god

The five philosophies of Vedanta

Given below is an elementary introduction to the five different philosophies of Vedanta [1].

Advaita (by Sri Adi Shankaracharya)

The individual soul and Brahman (God) are of the same material; the universe is unreal. The events of the physical universe are like waves rising from an ocean, symbolizing Brahman. Spiritual knowledge is usually defined as the realization of our oneness with God and causes liberation [2].

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Visistadvaita (by Sri Ramanujacharya)

The individual soul and Brahman (God) are of different material. God resides within each individual being as the antaryami {in-dweller). Spiritual knowledge refers to the realization that our soul is eternally dependent on God, who is the sole reason of our existence. Bhakti of God is the way to liberation.

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Dvaita (by Sri Madhavacharya)

The individual soul and Brahman (God) are of different material. Individual soul is dependent on God. Bhakti gives grace of God and liberation. To take an analogy, the soul and God are like sand and water; just like sand settles at the bottom of water, the individual soul reaches the lotus feet of God.

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Dvaitadvaita (by Sri Nimbarkacharya)

The individual soul and Brahman (God) are simultaneously different and not different. As Dr. S. Radhakrishnan explains in Indian Philosophy (Vol. 2), the individual souls are different from Brahman as their attributes are different; they are not different from Brahman as they are dependent on God.

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Shuddhadvaita (by Sri Vallabhacharya)

The individual soul and Brahman (God) are of the same material in reality. World appears as Brahman to the realized. Bhakti and grace of God are necessary for liberation.

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Notes

[1] Note that there exists a difference between the Vedantic schools and the Vedantic philosophies. When counting the different schools of Vedanta, many recent academic papers often ignore the Ramanandi Vaishnava school, which is the most impactful devotional school of North India. The Ramacharitamansa, written by Goswami Tulasidasa, a member of this school, involves an amalgation of Advaita-Dvaita-Visistadvaita, which I have already talked about in this post. As Saint Kabirdasa of this school puts it, devotion is about the four letters of love, not about philosophies and complex theories.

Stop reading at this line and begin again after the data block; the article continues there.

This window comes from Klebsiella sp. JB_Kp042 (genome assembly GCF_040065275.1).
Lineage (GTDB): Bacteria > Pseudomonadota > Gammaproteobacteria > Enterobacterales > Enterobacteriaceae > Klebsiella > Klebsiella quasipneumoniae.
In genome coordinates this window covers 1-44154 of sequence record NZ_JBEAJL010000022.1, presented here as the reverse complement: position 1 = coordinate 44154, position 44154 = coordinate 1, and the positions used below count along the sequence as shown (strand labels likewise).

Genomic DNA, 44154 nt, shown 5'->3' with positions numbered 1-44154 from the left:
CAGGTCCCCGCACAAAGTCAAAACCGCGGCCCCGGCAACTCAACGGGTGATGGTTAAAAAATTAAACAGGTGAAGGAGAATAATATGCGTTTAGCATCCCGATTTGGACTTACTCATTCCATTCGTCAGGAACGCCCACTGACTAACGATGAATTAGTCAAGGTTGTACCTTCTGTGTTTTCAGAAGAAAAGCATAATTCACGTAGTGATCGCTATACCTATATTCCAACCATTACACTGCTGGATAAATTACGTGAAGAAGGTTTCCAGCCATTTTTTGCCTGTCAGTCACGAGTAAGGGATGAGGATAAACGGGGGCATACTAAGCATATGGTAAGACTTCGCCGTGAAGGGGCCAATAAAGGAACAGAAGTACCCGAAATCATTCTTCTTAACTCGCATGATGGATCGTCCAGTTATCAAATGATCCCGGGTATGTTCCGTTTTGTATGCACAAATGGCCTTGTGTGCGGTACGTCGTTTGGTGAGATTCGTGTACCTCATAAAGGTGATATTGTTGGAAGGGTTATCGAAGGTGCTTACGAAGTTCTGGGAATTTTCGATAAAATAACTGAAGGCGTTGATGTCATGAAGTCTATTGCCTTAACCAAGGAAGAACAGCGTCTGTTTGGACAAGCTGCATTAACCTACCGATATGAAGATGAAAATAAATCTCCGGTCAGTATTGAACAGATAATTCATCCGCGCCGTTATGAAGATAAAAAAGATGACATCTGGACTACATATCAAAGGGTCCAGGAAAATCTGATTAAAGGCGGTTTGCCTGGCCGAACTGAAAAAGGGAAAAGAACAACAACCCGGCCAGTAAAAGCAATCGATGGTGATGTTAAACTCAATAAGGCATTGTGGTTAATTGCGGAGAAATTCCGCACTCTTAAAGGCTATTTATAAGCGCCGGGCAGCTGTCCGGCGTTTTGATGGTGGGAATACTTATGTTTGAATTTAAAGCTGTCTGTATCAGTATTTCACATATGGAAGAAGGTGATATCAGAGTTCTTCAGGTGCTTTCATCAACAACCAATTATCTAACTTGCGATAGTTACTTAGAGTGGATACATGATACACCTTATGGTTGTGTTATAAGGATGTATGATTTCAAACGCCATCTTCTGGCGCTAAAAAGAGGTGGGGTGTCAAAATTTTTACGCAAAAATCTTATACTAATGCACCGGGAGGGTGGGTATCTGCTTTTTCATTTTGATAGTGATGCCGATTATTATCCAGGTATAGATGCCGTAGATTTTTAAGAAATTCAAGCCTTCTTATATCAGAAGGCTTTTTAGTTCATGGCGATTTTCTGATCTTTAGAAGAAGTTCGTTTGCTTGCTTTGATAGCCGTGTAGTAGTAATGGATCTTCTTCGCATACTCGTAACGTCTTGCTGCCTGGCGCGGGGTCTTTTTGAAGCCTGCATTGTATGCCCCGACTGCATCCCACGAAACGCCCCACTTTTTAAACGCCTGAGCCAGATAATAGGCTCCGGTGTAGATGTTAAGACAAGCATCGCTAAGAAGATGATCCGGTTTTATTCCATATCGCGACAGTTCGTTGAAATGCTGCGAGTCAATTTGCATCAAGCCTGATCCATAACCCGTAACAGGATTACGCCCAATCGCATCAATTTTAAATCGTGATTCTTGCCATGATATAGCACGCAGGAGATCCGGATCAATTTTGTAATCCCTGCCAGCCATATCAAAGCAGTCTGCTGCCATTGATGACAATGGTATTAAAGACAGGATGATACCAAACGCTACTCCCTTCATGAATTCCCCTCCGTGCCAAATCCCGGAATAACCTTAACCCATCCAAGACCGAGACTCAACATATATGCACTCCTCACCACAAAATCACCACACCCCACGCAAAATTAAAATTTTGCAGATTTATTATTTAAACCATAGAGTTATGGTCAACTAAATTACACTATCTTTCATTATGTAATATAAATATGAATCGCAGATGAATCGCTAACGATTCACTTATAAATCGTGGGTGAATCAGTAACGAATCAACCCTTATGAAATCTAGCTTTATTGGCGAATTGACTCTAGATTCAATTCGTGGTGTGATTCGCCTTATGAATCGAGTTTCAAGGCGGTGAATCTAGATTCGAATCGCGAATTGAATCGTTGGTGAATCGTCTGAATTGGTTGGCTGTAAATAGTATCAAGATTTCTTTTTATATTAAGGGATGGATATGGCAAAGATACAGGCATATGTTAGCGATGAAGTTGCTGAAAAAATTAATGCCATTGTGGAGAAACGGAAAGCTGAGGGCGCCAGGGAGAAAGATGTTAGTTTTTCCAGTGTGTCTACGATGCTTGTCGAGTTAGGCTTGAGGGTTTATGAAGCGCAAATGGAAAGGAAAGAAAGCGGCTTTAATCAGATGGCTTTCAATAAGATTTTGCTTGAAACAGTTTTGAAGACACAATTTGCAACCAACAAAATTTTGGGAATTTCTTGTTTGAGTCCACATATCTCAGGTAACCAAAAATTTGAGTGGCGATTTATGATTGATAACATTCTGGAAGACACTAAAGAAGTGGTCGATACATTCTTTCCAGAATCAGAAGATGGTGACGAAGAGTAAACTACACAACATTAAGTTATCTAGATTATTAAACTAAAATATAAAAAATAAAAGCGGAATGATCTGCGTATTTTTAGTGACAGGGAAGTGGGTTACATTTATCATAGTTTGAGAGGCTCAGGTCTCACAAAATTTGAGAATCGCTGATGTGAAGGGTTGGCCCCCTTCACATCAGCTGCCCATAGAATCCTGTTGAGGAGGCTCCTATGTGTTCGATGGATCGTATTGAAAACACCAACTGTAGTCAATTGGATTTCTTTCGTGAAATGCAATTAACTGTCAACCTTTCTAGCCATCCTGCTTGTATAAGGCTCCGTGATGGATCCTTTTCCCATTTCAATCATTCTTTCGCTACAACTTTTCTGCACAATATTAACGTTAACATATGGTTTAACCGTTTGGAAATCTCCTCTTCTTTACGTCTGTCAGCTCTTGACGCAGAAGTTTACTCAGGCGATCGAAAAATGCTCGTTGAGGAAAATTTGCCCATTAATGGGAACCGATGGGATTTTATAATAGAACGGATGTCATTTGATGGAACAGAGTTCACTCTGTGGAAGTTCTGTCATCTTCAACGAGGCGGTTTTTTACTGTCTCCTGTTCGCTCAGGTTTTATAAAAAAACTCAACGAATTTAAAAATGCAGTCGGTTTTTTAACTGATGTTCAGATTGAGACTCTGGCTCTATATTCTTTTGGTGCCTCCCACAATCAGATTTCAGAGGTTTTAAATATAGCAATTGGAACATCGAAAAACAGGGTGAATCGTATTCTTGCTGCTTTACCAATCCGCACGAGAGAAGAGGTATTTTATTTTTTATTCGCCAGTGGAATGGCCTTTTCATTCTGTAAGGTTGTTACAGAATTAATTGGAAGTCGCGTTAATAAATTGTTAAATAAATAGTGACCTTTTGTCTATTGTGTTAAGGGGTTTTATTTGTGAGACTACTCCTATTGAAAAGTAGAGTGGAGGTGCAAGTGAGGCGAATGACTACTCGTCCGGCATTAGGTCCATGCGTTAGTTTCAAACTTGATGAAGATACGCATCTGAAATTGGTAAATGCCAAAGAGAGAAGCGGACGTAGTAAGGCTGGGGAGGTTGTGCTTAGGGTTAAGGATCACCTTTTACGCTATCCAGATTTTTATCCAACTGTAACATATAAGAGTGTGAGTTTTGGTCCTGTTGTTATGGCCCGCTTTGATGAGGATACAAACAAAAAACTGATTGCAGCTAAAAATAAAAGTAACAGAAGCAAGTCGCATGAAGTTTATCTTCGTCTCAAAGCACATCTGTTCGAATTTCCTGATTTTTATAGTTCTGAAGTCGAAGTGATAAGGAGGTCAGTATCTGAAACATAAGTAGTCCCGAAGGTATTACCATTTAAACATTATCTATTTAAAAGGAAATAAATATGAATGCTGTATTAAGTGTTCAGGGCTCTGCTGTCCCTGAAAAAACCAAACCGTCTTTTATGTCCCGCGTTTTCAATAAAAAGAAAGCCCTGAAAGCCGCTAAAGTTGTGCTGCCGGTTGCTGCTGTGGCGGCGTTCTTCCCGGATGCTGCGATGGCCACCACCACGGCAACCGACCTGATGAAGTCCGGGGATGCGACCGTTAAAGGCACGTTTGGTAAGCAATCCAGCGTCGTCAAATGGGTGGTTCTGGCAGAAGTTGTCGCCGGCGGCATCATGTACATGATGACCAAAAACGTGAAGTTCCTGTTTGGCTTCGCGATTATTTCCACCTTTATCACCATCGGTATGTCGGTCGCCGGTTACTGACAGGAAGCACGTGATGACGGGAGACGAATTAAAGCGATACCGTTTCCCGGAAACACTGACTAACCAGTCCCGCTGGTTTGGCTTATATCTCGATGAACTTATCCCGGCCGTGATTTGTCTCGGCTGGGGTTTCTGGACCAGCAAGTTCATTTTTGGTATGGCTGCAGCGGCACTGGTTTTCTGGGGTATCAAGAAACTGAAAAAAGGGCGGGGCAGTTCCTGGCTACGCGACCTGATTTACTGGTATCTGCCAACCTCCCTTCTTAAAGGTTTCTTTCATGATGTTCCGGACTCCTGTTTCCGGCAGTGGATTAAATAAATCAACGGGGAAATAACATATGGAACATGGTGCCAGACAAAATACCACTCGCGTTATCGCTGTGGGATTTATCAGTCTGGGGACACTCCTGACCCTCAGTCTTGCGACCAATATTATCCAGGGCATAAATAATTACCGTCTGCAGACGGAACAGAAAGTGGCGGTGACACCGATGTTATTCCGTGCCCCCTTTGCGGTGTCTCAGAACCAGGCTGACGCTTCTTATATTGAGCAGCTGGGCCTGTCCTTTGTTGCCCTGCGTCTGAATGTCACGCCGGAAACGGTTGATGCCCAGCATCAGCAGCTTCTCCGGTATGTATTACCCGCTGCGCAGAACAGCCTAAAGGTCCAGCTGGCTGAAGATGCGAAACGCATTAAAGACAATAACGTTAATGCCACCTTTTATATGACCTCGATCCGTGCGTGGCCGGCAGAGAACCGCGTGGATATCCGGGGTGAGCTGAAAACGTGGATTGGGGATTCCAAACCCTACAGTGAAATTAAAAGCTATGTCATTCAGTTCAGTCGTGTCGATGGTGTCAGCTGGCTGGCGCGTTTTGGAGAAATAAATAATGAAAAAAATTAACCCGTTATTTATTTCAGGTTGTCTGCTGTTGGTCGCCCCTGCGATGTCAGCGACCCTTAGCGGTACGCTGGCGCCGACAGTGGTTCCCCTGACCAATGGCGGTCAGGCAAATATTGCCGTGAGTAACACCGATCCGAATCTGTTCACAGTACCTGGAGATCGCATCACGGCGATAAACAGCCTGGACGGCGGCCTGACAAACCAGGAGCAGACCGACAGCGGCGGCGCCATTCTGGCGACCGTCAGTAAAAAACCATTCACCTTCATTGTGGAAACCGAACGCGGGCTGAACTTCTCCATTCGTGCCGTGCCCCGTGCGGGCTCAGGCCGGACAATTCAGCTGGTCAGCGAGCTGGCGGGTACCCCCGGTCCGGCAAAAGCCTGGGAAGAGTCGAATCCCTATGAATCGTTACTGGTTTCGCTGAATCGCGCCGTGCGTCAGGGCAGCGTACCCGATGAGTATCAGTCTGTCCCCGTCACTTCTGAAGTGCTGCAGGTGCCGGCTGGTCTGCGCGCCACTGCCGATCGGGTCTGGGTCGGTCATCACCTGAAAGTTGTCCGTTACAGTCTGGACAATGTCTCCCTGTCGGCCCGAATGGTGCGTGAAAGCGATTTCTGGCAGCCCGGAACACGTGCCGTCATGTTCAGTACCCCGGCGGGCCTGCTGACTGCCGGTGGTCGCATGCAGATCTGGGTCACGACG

[2] You can read more about liberation in this blog post.

Changes in my spiritual life

I am sharing my guest post from the White Hindu Blog at Patheos. The article is about my own spiritual life so far. Please check it out!

Changes in the spiritual life of a Hindu blogger

God lives in our hearts and homes as well

Image is from Pixabay

Which is the best place to start our search for God? Because there is no single correct answer, the workable answer depends on our disposition. We can search for God in churches, mosques, and temples — which are all traditional and established places for spiritual connectivity. These places can transfer positive energies as well as blessings from priests and saints who regularly visit them. We can also search for God in our homes. In fact, while we pray, we can request God to meet us in person one day.

Among all beings in the universe, God, the Supreme Being, is the most accessible to all. Because God is omnipresent, we can even remember Him periodically at our workplace and say a word or two to Him whenever we feel like. We can talk to Him while assuming that He lives in our own hearts and always listens.

Some saints believe that the power of God is present not only in every living being but also in every object. In one of his poems, Saint Kabirdasa says that humans often “forget that just like scent, which resides in flowers, it is the Divine who pervades every object and being” [1]. Along these lines, we can start our search for God by appreciating that God is the nourisher of every soul. At the same time, we should remember that God, being transcendental, is beyond every object and living being.

[1] I have mentioned this previously in a blog post.

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